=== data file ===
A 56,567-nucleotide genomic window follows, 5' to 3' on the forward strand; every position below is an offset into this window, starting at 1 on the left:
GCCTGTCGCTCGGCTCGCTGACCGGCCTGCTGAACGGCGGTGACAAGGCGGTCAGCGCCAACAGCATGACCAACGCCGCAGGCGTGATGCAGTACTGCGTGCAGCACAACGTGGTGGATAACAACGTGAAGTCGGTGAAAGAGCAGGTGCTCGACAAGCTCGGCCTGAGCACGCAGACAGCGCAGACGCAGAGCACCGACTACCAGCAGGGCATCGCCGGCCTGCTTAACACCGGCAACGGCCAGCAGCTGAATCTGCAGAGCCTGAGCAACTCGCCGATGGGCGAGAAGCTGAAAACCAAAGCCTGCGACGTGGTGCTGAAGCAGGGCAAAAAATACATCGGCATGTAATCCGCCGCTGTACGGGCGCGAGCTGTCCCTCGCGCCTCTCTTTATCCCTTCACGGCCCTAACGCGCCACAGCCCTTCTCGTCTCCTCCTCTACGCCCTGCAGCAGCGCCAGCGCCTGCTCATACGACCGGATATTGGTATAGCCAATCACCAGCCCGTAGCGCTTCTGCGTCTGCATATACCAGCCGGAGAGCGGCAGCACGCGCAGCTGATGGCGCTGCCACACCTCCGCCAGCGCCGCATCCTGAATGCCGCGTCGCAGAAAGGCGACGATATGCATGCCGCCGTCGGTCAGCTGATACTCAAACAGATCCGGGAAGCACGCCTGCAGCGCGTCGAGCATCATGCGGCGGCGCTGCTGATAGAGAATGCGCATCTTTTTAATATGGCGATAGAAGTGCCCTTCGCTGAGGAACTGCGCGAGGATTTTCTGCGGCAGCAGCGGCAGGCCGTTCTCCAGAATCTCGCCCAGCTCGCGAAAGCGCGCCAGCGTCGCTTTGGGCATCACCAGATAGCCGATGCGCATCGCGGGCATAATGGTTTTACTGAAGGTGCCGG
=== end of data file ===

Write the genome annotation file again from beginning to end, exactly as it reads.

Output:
A 56,567-nucleotide genomic window follows, 5' to 3' on the forward strand; every position below is an offset into this window, starting at 1 on the left:
GCCTGTCGCTCGGCTCGCTGACCGGCCTGCTGAACGGCGGTGACAAGGCGGTCAGCGCCAACAGCATGACCAACGCCGCAGGCGTGATGCAGTACTGCGTGCAGCACAACGTGGTGGATAACAACGTGAAGTCGGTGAAAGAGCAGGTGCTCGACAAGCTCGGCCTGAGCACGCAGACAGCGCAGACGCAGAGCACCGACTACCAGCAGGGCATCGCCGGCCTGCTTAACACCGGCAACGGCCAGCAGCTGAATCTGCAGAGCCTGAGCAACTCGCCGATGGGCGAGAAGCTGAAAACCAAAGCCTGCGACGTGGTGCTGAAGCAGGGCAAAAAATACATCGGCATGTAATCCGCCGCTGTACGGGCGCGAGCTGTCCCTCGCGCCTCTCTTTATCCCTTCACGGCCCTAACGCGCCACAGCCCTTCTCGTCTCCTCCTCTACGCCCTGCAGCAGCGCCAGCGCCTGCTCATACGACCGGATATTGGTATAGCCAATCACCAGCCCGTAGCGCTTCTGCGTCTGCATATACCAGCCGGAGAGCGGCAGCACGCGCAGCTGATGGCGCTGCCACACCTCCGCCAGCGCCGCATCCTGAATGCCGCGTCGCAGAAAGGCGACGATATGCATGCCGCCGTCGGTCAGCTGATACTCAAACAGATCCGGGAAGCACGCCTGCAGCGCGTCGAGCATCATGCGGCGGCGCTGCTGATAGAGAATGCGCATCTTTTTAATATGGCGATAGAAGTGCCCTTCGCTGAGGAACTGCGCGAGGATTTTCTGCGGCAGCAGCGGCAGGCCGTTCTCCAGAATCTCGCCCAGCTCGCGAAAGCGCGCCAGCGTCGCTTTGGGCATCACCAGATAGCCGATGCGCATCGCGGGCATAATGGTTTTACTGAAGGTGCCGG